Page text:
The restart was dicey with Jack Hawksworth taking it three-wide against Dixon and Montoya, but they all made it through the corner cleanly and the drivers settled into a steady rhythm.
The exception to “finding a steady rhythm” was Alexander Rossi and Will Power. The two immediately engaged in an epic duel, with Power muscling his way past Rossi on the restart. Rossi refused to let the position go and put pressure on the veteran Penske driver. Rossi was much faster on the softer Bridgestone red tires and made sure Will knew it. A few laps after he was passed, Rossi was able to pressure Power into a mistake. Just past the apex of Turn 7, Will lost the rear of his Dallara and spun into the grass. He was able to get going but the field, still tightly packed from the restart, whizzed by him. He restarted in 23rd, any chance of winning now gone.
The first round of pit stops came and went with little drama. Pagenaud held the lead comfortably, opening up a gap on the field. Hinchcliffe and Charlie Kimball battled for 2nd and 3rd.
Foyt Racing has been an utter mess since the aero kits debuted a year ago. Jack Hawksworth finally got a grip on the car for Indy and here leads Dixon for 5th.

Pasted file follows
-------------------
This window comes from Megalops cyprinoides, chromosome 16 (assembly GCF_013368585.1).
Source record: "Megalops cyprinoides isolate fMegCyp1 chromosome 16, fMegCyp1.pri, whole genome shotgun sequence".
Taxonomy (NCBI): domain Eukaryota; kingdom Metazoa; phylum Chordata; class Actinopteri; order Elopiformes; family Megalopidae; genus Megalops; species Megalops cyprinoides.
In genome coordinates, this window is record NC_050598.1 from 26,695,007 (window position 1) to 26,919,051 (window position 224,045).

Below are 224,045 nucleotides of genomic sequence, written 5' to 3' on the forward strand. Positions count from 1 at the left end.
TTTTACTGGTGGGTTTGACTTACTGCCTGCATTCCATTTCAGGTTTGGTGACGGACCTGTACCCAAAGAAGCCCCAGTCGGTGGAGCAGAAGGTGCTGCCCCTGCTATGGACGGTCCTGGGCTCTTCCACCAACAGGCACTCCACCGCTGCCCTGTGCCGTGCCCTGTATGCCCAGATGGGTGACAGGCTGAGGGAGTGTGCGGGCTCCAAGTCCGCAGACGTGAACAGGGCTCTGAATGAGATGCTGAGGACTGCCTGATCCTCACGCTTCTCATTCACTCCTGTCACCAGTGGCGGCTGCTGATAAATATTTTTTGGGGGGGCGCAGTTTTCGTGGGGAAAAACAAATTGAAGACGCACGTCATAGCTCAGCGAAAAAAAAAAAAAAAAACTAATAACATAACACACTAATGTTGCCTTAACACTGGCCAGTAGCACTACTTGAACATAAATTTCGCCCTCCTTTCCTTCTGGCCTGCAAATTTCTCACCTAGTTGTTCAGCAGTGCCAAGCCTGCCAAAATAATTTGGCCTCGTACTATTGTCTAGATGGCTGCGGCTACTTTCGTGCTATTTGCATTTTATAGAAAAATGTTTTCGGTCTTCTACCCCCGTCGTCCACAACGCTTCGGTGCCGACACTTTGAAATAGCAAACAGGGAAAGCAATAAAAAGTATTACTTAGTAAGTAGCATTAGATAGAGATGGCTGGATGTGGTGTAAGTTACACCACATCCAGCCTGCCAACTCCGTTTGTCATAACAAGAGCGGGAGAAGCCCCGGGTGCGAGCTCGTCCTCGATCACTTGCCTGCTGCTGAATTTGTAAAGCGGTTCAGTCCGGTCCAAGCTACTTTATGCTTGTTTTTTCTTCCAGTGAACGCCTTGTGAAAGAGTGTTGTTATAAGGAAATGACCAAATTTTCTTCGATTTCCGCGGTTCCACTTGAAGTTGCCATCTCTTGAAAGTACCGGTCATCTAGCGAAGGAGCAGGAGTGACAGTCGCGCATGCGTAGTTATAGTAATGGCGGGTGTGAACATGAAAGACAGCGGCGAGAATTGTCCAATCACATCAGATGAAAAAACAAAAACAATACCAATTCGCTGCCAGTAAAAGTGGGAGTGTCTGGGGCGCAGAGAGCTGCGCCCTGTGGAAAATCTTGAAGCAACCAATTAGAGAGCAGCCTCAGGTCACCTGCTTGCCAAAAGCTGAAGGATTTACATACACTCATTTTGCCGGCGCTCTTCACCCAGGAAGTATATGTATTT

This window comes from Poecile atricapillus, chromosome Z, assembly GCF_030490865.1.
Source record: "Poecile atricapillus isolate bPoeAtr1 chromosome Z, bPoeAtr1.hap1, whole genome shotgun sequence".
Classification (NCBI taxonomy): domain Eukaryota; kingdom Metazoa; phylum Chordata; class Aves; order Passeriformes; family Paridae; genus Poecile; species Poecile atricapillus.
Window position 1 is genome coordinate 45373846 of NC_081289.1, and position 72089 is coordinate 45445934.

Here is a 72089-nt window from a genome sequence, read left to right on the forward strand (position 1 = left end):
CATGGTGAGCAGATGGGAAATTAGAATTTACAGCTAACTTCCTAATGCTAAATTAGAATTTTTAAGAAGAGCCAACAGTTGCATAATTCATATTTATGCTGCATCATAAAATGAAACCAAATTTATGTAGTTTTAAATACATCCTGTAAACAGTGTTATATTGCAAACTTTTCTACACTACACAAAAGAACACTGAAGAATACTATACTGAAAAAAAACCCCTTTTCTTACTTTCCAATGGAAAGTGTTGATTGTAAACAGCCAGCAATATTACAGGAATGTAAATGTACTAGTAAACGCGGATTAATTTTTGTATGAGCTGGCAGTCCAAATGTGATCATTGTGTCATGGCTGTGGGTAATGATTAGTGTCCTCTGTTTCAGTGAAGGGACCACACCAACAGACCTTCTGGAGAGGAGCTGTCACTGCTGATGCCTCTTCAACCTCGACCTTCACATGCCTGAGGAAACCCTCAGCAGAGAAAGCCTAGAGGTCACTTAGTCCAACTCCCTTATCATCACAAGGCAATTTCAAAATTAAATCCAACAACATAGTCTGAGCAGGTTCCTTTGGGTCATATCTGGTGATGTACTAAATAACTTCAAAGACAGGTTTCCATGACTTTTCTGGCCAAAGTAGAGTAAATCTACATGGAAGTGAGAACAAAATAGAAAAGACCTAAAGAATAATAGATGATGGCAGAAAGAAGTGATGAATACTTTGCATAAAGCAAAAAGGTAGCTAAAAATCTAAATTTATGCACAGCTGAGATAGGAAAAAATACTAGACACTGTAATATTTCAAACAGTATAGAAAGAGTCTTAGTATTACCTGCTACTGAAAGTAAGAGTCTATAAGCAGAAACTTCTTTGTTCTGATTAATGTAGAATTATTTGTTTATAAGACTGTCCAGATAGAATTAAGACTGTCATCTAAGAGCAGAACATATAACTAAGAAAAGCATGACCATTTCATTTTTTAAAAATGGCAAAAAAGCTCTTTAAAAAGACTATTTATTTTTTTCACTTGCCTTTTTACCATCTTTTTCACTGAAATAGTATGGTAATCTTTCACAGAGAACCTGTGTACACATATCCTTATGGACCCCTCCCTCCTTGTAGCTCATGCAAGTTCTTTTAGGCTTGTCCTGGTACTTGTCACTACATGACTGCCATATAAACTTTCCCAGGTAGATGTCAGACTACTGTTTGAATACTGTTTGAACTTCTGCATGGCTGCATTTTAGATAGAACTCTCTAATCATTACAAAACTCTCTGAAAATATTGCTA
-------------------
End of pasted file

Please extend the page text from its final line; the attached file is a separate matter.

Hawksworth’s teammate Takuma Sato was not so lucky. By the halfway point, Pagenaud was threatening to put Sato a lap down.
One of the low-key stories of the day was the calm, collected performance put in by Matt Brabham in his IndyCar debut. Does that name sound familiar? He is the son of four-time IMSA champion (and former CART driver) Geoff Brabham, as well as the grandson of 3-time F1 World Champion Sir Jack Brabham. Matt was the 2012 USF2000 champion and the 2013 Pro Mazda Champ. His clean run netted him a 16th place finish, not a bad finish for his first ever race in these cars. He will be competing in the Indy 500 later this month as well.
Bourdais was able to get back on the track, albeit many laps down. He did not last long, eventually dropping out again on Lap 39, right in the middle of the second round of pitstops. J.R. Hildebrand also stopped on track and the removal of both cars necessitated a full course yellow, bunching up the field. Not only did Pagenaud lose his gap, but he dropped to 5th after his pit stop, falling behind those cars that pitted before the yellow.